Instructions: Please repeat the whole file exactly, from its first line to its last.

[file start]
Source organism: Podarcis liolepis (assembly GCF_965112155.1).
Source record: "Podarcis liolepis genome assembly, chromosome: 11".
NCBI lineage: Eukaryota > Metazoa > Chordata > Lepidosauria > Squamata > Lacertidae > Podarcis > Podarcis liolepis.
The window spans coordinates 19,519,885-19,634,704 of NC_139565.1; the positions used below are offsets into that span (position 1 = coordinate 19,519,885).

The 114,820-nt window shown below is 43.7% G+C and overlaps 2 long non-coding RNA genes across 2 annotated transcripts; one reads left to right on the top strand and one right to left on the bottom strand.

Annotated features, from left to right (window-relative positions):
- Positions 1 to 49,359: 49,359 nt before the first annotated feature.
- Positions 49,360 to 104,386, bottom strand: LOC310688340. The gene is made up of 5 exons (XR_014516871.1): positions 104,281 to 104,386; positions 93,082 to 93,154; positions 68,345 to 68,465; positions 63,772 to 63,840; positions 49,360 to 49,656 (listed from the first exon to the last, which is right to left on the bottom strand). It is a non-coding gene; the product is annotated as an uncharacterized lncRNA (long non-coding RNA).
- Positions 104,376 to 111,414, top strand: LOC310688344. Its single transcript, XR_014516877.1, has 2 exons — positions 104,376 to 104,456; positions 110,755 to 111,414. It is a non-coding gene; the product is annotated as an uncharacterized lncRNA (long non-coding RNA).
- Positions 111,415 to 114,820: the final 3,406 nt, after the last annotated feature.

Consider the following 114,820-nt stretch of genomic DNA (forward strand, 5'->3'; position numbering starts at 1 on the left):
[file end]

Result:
Source organism: Podarcis liolepis (assembly GCF_965112155.1).
Source record: "Podarcis liolepis genome assembly, chromosome: 11".
NCBI lineage: Eukaryota > Metazoa > Chordata > Lepidosauria > Squamata > Lacertidae > Podarcis > Podarcis liolepis.
The window spans coordinates 19,519,885-19,634,704 of NC_139565.1; the positions used below are offsets into that span (position 1 = coordinate 19,519,885).

The 114,820-nt window shown below is 43.7% G+C and overlaps 2 long non-coding RNA genes across 2 annotated transcripts; one reads left to right on the top strand and one right to left on the bottom strand.

Annotated features, from left to right (window-relative positions):
- Positions 1 to 49,359: 49,359 nt before the first annotated feature.
- Positions 49,360 to 104,386, bottom strand: LOC310688340. The gene is made up of 5 exons (XR_014516871.1): positions 104,281 to 104,386; positions 93,082 to 93,154; positions 68,345 to 68,465; positions 63,772 to 63,840; positions 49,360 to 49,656 (listed from the first exon to the last, which is right to left on the bottom strand). It is a non-coding gene; the product is annotated as an uncharacterized lncRNA (long non-coding RNA).
- Positions 104,376 to 111,414, top strand: LOC310688344. Its single transcript, XR_014516877.1, has 2 exons — positions 104,376 to 104,456; positions 110,755 to 111,414. It is a non-coding gene; the product is annotated as an uncharacterized lncRNA (long non-coding RNA).
- Positions 111,415 to 114,820: the final 3,406 nt, after the last annotated feature.

Consider the following 114,820-nt stretch of genomic DNA (forward strand, 5'->3'; position numbering starts at 1 on the left):